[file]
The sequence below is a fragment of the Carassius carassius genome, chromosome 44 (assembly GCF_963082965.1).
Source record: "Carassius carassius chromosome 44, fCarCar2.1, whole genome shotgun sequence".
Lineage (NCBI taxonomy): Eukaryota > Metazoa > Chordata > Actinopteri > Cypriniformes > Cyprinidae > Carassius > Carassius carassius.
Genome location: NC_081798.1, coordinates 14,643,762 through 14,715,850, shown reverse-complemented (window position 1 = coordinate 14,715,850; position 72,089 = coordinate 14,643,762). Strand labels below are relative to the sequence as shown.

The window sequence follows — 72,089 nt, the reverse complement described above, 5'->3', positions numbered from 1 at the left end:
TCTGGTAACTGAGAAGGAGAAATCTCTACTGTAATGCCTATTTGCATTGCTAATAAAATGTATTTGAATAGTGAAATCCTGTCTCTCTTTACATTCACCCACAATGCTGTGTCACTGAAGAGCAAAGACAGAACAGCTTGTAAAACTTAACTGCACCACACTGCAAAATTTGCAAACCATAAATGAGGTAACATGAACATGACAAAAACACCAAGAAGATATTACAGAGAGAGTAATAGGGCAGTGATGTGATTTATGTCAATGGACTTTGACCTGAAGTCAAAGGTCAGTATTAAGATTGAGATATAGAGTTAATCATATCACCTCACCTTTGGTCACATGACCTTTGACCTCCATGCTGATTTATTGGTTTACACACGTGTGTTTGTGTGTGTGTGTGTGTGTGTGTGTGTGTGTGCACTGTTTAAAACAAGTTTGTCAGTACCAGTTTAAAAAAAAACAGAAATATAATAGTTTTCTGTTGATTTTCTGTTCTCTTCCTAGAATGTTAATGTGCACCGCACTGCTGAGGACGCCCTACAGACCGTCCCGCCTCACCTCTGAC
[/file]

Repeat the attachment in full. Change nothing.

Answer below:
The sequence below is a fragment of the Carassius carassius genome, chromosome 44 (assembly GCF_963082965.1).
Source record: "Carassius carassius chromosome 44, fCarCar2.1, whole genome shotgun sequence".
Lineage (NCBI taxonomy): Eukaryota > Metazoa > Chordata > Actinopteri > Cypriniformes > Cyprinidae > Carassius > Carassius carassius.
Genome location: NC_081798.1, coordinates 14,643,762 through 14,715,850, shown reverse-complemented (window position 1 = coordinate 14,715,850; position 72,089 = coordinate 14,643,762). Strand labels below are relative to the sequence as shown.

The window sequence follows — 72,089 nt, the reverse complement described above, 5'->3', positions numbered from 1 at the left end:
TCTGGTAACTGAGAAGGAGAAATCTCTACTGTAATGCCTATTTGCATTGCTAATAAAATGTATTTGAATAGTGAAATCCTGTCTCTCTTTACATTCACCCACAATGCTGTGTCACTGAAGAGCAAAGACAGAACAGCTTGTAAAACTTAACTGCACCACACTGCAAAATTTGCAAACCATAAATGAGGTAACATGAACATGACAAAAACACCAAGAAGATATTACAGAGAGAGTAATAGGGCAGTGATGTGATTTATGTCAATGGACTTTGACCTGAAGTCAAAGGTCAGTATTAAGATTGAGATATAGAGTTAATCATATCACCTCACCTTTGGTCACATGACCTTTGACCTCCATGCTGATTTATTGGTTTACACACGTGTGTTTGTGTGTGTGTGTGTGTGTGTGTGTGTGTGTGCACTGTTTAAAACAAGTTTGTCAGTACCAGTTTAAAAAAAAACAGAAATATAATAGTTTTCTGTTGATTTTCTGTTCTCTTCCTAGAATGTTAATGTGCACCGCACTGCTGAGGACGCCCTACAGACCGTCCCGCCTCACCTCTGAC